to look at the scene we are constructing. Replace the `repeat`

with

def eye (10,4,10) def look_at (0,0,-5) put { view((eye), (look_at)) } { {house}{axes} }The view transform repositions the scene so that the point

`eye`

is at the origin and the direction from `eye`

to
`look_at`

is the negative z-axis. This requires a
rotation and a translation that are all packed into the constructor
`view`

.
This is starting to look good! Add the projection plane half way
between the origin and the house at z=-5. We'll try
the angle argument feature of `special`

to position a label.

def p 5 % projection distance (plane at z=-p) def projection_plane { def sz 1.5 polygon (-sz,-sz,-p)(sz,-sz,-p)(sz,sz,-p)(-sz,sz,-p) special |\rput[b]#1-2#3{\footnotesize\sf projection plane}| (-sz,-sz,-p)(sz,-sz,-p)(0,-sz+.1,-p) }Add

`put`

above.
The way we constructed the points of the house now makes it easy to draw rays of projection. We'll cast one ray from every visible vertex of the house and define options so the appearance of all rays can be changed at the same time.

def projection_rays { def rayopt [linewidth=.3pt,linecolor=lightgray] line [rayopt](O)(pR1) line [rayopt](O)(pR2) line[rayopt](O)(pR3) line [rayopt](O)(pR4) line [rayopt](O)(pR5) line [rayopt](O)(pL1) line [rayopt](O)(pL2) line[rayopt](O)(pL5) line [rayopt](O)(pD1) line [rayopt](O)(pD2) line [rayopt](O)(pD3) line [rayopt](O)(pD4) }The result is shown here.

The rays pierce the projection plane at the corresponding points on the perspective image we are trying to draw. Albrecht Dürer and his Renaissance contemporaries had the same idea in the early 1500's.

All that's left is to find a way to connect the points of the house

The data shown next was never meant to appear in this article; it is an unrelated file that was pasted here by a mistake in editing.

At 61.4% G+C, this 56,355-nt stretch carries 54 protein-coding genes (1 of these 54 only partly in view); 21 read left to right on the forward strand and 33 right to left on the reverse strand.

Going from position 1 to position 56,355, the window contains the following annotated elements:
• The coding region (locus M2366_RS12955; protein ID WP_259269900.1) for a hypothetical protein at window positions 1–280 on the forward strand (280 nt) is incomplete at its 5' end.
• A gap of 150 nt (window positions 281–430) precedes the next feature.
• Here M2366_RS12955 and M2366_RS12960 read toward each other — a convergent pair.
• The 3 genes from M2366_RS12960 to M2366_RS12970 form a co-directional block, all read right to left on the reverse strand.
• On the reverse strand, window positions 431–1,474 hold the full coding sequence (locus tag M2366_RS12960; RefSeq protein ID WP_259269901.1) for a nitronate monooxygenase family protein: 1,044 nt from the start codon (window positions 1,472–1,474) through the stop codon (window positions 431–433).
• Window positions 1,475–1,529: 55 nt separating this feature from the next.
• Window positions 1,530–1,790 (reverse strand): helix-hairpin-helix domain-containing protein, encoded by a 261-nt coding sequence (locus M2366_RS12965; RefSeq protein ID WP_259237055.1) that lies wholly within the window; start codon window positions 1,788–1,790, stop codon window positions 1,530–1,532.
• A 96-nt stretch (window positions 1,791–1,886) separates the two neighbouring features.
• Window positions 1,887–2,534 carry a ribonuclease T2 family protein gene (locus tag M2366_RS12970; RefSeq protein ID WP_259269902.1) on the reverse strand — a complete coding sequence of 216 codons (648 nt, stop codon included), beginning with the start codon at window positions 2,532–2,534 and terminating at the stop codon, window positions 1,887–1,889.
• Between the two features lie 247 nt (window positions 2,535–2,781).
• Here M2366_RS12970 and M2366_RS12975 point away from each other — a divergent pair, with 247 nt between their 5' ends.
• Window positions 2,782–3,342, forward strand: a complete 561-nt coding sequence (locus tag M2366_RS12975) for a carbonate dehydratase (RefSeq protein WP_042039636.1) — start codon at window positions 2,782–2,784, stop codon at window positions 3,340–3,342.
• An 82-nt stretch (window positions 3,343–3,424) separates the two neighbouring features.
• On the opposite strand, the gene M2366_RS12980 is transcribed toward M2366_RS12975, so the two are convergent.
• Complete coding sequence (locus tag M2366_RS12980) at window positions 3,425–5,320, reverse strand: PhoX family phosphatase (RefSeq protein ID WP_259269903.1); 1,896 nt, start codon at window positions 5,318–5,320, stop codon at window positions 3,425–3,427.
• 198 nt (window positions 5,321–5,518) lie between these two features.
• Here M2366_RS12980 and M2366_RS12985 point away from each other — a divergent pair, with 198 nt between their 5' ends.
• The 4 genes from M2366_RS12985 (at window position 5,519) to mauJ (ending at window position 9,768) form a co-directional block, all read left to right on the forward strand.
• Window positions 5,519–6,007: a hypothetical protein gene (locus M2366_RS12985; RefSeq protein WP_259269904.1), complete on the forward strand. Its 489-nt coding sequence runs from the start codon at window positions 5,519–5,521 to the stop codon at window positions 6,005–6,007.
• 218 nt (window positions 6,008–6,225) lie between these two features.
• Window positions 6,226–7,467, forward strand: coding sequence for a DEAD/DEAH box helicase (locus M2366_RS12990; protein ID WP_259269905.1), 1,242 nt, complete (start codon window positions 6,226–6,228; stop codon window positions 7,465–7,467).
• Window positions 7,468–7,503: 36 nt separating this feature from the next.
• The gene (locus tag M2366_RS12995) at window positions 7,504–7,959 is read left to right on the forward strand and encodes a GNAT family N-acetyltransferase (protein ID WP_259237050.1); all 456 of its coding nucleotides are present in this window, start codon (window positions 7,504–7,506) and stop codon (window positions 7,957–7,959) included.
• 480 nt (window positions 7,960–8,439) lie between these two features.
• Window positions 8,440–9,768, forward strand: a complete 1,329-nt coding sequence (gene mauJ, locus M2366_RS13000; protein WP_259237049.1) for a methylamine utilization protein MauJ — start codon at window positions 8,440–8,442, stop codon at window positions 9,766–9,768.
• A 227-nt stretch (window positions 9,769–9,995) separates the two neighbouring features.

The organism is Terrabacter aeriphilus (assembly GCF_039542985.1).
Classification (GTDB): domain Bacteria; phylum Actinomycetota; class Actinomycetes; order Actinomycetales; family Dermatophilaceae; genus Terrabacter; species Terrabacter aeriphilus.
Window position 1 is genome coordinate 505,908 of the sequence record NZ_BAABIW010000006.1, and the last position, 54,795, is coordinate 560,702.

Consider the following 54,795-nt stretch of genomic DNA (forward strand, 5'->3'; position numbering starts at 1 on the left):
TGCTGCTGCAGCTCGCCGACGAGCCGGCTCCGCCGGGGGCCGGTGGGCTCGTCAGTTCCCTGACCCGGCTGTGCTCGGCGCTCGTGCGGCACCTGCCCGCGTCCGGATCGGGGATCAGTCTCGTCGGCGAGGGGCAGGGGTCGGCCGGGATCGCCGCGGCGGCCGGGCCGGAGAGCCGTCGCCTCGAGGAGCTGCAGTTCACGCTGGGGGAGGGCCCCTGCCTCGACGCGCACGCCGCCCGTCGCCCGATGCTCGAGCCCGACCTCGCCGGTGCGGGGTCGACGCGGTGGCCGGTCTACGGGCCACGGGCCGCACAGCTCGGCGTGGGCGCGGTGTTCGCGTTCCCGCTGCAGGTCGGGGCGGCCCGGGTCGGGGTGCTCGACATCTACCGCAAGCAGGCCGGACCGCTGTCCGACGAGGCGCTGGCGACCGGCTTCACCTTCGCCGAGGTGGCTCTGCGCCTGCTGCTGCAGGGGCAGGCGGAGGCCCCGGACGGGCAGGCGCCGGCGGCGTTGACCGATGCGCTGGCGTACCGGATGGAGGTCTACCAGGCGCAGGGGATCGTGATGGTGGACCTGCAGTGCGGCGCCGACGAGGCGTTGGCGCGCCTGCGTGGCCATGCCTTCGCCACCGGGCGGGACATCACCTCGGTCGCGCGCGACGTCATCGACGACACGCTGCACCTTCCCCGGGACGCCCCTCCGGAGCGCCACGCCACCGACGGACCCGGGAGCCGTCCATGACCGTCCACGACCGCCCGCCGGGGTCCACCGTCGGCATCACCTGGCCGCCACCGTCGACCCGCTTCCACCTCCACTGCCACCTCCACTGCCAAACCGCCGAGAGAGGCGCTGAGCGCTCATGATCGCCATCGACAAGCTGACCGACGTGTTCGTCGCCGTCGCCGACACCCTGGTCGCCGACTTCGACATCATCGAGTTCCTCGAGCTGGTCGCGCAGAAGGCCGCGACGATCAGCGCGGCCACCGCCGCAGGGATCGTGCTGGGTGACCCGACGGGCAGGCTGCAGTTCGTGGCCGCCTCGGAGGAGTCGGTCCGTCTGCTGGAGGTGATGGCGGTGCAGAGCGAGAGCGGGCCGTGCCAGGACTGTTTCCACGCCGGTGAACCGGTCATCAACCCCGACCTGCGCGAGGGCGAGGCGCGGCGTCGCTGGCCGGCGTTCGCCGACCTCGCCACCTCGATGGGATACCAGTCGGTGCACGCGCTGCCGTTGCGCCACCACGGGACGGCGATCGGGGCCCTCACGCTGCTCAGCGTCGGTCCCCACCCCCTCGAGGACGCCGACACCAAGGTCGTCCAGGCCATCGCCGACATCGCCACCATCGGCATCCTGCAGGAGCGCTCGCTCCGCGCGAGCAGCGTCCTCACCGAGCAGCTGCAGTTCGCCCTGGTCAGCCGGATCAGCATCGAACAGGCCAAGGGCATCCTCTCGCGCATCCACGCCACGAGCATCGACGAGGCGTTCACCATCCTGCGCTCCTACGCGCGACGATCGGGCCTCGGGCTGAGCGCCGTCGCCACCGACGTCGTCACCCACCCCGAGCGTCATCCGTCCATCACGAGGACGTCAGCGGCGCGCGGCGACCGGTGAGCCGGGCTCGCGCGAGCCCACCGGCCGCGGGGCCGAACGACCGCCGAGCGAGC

on the projection plane. We could pull out a good computer graphics
text, find the necessary matrix, and enter it ourselves as a
transform literal. See Transform literals. That work is
already done, however. We can use the `project(p)`

constructor.

There are still some details that require care. Projection will flatten whatever is transformed onto the plane z=-p. Therefore any part of the house could disappear behind the projection plane (the hidden surface algorithm orders objects at the same depth arbitrarily). The door may also disappear behind the front of the house. To make sure everything remains visible, we'll place the house a tiny bit in front of the projection plane and a second copy of the door in front of the house.

def projection { % e is a small number defined above put { project(p) then translate([0,0,1*e]) } {house} put { project(p) then translate([0,0,2*e]) } {door} }

If you have studied and understand all this, you are well on the way
to success with `sketch`

. Not shown are the 20 or so iterations
that were required to find a reasonable viewing angle and house
position, etc. Nonetheless, this drawing was completed in about an
hour. While a GUI tool may have been a little faster, it is unlikely
that a new drawing, itself a perspective projection of the scene,
could be generated with two more minutes' work! Just change the view
transform to

put { view((eye), (look_at)) then perspective(9) } { ...and produce this.